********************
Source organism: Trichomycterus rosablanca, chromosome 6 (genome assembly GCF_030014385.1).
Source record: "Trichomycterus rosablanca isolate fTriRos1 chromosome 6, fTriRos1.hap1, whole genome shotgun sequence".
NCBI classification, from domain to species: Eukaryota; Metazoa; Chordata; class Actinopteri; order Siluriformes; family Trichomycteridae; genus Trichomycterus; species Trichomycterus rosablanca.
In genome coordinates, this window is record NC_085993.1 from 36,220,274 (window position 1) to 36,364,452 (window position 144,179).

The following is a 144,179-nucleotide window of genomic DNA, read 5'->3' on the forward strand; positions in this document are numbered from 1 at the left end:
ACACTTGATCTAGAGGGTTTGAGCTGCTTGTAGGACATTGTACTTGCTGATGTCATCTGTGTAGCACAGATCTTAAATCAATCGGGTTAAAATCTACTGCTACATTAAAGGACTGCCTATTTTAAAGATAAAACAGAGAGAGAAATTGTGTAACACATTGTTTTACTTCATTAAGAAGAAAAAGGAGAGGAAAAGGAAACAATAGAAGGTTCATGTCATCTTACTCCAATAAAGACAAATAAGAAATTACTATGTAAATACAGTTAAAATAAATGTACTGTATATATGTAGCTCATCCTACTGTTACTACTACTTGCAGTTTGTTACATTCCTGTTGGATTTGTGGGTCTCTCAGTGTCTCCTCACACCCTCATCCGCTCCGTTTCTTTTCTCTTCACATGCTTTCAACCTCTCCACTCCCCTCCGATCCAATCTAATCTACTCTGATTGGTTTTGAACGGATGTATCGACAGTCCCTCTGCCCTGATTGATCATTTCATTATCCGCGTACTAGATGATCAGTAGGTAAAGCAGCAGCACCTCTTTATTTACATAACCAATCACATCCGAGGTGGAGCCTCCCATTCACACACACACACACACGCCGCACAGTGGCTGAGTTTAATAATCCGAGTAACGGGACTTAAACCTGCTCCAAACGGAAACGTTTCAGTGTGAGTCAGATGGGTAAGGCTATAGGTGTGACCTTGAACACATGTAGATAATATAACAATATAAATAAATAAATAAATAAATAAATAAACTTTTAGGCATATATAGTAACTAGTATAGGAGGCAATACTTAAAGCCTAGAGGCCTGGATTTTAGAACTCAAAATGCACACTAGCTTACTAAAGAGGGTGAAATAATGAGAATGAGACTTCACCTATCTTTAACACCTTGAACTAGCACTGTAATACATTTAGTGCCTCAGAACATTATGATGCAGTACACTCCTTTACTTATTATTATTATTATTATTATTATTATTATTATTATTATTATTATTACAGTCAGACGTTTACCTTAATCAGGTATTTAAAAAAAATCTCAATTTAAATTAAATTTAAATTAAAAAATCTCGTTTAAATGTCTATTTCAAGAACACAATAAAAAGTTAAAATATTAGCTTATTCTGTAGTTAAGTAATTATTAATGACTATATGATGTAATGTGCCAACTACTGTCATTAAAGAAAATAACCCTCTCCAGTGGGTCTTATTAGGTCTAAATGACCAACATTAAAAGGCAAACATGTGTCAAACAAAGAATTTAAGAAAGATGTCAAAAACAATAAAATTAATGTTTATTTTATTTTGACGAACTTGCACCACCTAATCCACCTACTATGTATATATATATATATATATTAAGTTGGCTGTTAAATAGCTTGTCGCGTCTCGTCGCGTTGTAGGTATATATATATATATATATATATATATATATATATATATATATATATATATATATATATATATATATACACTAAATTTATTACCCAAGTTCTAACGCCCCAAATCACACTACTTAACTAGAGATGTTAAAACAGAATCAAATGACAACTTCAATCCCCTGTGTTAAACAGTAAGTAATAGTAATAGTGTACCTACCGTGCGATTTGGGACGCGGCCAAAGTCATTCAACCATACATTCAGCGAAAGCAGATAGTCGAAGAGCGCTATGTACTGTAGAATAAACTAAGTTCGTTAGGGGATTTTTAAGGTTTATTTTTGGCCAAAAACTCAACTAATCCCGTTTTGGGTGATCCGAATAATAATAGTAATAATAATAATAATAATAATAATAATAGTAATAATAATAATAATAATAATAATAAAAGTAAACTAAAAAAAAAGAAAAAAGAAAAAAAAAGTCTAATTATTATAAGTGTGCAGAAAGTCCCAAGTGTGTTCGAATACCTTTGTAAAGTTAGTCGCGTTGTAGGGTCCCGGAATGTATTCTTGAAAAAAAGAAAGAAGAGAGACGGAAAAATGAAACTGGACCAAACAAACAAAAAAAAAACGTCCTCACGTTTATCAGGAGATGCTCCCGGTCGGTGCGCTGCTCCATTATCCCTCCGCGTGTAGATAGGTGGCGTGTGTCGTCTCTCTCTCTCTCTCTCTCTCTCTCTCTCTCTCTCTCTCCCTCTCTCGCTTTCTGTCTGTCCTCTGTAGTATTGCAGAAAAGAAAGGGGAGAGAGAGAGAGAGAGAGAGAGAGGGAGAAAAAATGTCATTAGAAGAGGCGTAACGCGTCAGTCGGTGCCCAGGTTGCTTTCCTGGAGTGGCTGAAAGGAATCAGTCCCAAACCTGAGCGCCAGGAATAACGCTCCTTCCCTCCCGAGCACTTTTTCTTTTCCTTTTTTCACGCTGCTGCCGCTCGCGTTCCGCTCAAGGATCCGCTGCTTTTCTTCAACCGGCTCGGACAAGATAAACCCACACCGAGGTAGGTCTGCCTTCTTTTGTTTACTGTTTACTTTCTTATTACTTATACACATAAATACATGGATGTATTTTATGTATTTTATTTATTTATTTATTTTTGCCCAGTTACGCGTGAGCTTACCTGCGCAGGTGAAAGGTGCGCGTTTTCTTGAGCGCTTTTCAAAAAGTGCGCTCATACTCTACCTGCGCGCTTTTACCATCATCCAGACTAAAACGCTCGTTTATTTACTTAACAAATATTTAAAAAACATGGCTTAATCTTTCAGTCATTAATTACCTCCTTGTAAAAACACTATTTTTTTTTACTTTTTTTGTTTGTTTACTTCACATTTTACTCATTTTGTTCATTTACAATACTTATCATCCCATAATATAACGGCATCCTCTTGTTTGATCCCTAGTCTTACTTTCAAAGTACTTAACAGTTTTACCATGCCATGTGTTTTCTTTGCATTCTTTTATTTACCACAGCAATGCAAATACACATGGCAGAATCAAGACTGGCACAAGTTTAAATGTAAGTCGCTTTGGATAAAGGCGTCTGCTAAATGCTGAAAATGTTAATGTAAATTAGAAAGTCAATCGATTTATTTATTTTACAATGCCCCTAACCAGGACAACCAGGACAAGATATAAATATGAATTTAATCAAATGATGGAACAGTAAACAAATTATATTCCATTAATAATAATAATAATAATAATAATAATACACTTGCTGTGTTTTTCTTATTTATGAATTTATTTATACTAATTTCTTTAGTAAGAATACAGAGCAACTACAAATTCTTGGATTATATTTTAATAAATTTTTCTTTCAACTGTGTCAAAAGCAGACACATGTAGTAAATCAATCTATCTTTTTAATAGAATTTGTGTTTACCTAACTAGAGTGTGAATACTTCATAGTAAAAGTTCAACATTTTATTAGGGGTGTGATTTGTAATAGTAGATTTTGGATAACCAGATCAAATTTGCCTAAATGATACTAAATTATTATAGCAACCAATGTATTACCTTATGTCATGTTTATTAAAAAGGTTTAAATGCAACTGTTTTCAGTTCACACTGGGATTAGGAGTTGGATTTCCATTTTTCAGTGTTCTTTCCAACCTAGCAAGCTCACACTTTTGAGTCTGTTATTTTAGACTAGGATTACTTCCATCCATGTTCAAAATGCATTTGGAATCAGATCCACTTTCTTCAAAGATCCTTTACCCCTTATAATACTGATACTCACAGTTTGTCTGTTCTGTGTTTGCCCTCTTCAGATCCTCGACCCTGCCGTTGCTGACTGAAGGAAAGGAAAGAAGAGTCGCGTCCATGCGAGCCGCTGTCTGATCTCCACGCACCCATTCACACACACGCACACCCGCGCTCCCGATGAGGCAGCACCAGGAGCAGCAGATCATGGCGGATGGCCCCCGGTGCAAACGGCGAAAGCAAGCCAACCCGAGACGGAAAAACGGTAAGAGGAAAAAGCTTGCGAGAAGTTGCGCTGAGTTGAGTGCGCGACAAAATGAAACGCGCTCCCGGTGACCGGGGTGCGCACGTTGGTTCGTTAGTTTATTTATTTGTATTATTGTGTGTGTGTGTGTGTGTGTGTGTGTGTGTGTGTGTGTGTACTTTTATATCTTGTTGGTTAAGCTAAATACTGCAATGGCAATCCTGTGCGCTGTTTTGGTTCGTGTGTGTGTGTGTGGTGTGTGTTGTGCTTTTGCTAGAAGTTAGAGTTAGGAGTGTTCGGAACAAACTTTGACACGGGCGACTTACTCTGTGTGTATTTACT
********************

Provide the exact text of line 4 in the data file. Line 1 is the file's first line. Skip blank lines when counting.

In genome coordinates, this window is record NC_085993.1 from 36,220,274 (window position 1) to 36,364,452 (window position 144,179).